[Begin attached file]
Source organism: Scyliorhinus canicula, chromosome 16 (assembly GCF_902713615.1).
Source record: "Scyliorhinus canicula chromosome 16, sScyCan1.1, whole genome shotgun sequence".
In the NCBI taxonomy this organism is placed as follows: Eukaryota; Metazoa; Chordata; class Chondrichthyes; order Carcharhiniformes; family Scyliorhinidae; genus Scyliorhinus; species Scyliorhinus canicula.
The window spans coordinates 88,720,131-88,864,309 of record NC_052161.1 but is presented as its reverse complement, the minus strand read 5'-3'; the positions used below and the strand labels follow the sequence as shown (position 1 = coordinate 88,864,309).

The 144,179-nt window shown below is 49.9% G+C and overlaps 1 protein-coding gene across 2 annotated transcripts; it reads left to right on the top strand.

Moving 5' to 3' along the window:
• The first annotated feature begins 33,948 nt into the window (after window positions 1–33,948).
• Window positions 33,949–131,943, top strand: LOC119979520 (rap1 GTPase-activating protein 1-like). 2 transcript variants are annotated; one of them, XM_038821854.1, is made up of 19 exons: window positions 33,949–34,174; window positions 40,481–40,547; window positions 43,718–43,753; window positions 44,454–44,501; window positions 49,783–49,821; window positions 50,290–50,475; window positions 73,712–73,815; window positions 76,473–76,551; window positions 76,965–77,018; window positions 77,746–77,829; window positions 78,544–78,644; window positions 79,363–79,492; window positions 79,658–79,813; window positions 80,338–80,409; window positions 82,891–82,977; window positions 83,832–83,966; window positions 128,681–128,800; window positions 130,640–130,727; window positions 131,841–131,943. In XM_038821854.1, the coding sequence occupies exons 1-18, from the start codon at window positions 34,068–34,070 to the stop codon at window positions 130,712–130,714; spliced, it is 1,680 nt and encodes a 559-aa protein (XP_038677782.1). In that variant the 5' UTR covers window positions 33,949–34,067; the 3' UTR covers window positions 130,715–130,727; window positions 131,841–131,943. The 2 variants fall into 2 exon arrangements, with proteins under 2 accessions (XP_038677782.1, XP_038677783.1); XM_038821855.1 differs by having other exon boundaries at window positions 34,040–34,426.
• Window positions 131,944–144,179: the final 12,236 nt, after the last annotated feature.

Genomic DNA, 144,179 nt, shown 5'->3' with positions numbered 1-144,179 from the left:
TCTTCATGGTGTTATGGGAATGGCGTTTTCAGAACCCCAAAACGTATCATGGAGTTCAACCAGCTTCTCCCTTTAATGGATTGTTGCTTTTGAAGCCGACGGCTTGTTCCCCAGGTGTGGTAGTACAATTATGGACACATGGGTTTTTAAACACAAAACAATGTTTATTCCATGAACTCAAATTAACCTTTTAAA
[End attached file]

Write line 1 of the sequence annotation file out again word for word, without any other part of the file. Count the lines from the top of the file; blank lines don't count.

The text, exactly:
Source organism: Scyliorhinus canicula, chromosome 16 (assembly GCF_902713615.1).